Shop Talk: Looking Past Your Own Biases

d: biases

d: biases

Here’s an important lesson that we seem to learn and relearn here at One Woman Shop: Just because we don’t behave in a certain way doesn’t mean others don’t.

(Did that sentence confuse you? Us too. Keep reading, it gets better.)

We’ve been working hard to run Facebook Ads more strategically lately — which means running multiple versions of each ad to see which performs best. (This could mean mixing up the graphic, the copy, or the audience — but only one at a time in order to have a control. Hello, #highschoolscience.)

We started by testing three different graphics for our Road to Solopreneur Success ebook. One explained what the ebook is, one used the term “free ebook,” and one said “free download.”

biases

biases

biases

 

This test stood out to us for a reason: We were both hesitant to include the word “free” on the graphics, because those aren’t the kinds of ads we tend to click on ourselves.

Of course, that’s why we experiment: The two ads with “free” on them far outperformed the other one.

Lightbulb moment: We never would have known this if we had only acted in accordance with our own biases. The lesson here? Just because you behave one way as a consumer doesn’t mean all other consumers behave the same way.

Case in point:

  • Just because we might not use the “Pin it” buttons on websites we hang out on doesn’t mean we shouldn’t install a Pinterest plugin and then optimize our images for maximum pinning — because other people do use these buttons.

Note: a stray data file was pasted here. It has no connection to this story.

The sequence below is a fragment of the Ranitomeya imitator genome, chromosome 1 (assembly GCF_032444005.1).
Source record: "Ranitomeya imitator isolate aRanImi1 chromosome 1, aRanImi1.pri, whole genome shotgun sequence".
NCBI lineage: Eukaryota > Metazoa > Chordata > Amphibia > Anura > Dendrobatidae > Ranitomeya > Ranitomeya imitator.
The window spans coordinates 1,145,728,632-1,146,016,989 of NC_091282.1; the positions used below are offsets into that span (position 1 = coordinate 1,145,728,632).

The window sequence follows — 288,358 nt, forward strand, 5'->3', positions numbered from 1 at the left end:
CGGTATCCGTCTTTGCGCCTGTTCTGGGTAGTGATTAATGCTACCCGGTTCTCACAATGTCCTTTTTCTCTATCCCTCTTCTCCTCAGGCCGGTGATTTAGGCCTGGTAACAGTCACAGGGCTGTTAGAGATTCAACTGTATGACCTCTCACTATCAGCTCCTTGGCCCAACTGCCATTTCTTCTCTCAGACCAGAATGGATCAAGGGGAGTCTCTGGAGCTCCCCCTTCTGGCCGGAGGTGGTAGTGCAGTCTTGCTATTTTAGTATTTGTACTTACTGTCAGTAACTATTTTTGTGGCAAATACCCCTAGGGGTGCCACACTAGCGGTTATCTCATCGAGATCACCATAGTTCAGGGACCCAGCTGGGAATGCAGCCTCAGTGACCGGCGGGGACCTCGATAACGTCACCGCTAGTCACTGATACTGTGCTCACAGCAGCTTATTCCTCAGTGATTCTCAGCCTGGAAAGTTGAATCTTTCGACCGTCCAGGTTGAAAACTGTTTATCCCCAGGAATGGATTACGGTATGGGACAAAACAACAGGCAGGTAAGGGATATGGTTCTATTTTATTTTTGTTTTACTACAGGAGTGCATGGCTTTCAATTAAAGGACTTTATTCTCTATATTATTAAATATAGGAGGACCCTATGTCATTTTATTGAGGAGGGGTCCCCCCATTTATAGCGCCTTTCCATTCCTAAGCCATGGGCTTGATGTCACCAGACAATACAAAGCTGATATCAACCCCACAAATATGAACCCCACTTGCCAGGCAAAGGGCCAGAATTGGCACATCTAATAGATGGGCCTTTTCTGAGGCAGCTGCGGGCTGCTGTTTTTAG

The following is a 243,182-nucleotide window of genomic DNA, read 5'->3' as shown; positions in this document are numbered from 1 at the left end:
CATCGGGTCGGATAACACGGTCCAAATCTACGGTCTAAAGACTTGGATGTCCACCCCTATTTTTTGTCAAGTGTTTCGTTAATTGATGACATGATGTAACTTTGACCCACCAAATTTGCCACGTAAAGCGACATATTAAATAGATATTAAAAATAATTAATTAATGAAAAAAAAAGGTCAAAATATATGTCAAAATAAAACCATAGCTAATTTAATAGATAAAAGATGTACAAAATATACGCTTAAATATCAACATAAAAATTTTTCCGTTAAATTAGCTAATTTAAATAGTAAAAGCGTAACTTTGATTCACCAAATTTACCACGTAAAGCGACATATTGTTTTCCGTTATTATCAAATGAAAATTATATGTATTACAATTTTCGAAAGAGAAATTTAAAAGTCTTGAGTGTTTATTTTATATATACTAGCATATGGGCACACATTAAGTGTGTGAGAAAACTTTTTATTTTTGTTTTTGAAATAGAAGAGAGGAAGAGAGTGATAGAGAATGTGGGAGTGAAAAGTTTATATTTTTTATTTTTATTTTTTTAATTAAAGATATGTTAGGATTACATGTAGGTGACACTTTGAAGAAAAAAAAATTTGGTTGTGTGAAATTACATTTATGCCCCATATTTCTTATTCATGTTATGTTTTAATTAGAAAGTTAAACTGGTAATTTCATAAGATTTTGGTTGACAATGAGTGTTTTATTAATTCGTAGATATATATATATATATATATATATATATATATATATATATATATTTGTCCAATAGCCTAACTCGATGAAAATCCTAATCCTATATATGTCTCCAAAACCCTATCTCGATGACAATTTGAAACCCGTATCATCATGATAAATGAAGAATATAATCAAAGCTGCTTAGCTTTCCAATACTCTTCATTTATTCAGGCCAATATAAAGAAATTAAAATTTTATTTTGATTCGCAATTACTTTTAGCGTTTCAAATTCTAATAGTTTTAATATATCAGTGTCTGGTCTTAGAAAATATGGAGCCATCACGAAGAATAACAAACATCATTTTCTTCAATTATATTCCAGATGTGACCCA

• Just because we might not follow brands on Instagram doesn’t mean others don’t — so we should consider actively updating our Instagram account and mentioning our latest product and service launches.
  • Just because we might not watch videos doesn’t mean others don’t love them. So we might host regular shows for those in our community who do love video.

We have found that this trap is especially tricky when you’re in the target market that you’re serving — it’s easy to feel like you speak for your whole audience, but often you don’t.

As usual, a caveat: We’re not encouraging you to do anything that you feel uneasy or icky about. If you have a strong opposition to something, go with your gut. But if you have a sneaking suspicion that your personal preferences may be hindering your potential reach, it might be time to think outside of that box.

Do some market research. Ask your solopreneur friends about their experiences. Heck, ask your community what they like and dislike. Go forth, friend, and get creative.

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1 Comment on Shop Talk: Looking Past Your Own Biases

  1. Tiffany Griffin
    February 9, 2017 at 5:13 pm (2 weeks ago)

    I love this post because I can relate to it so much. For a while I was stuck in my own bias. It didn’t get me as far as I wanted to be in my business.

    At one point, I decided to start asking friends and family what they thought of certain things, and their answers were totally different than mine. I started taking their opinions into consideration, and things have been great since! I guess I’m not my target market.

    Reply

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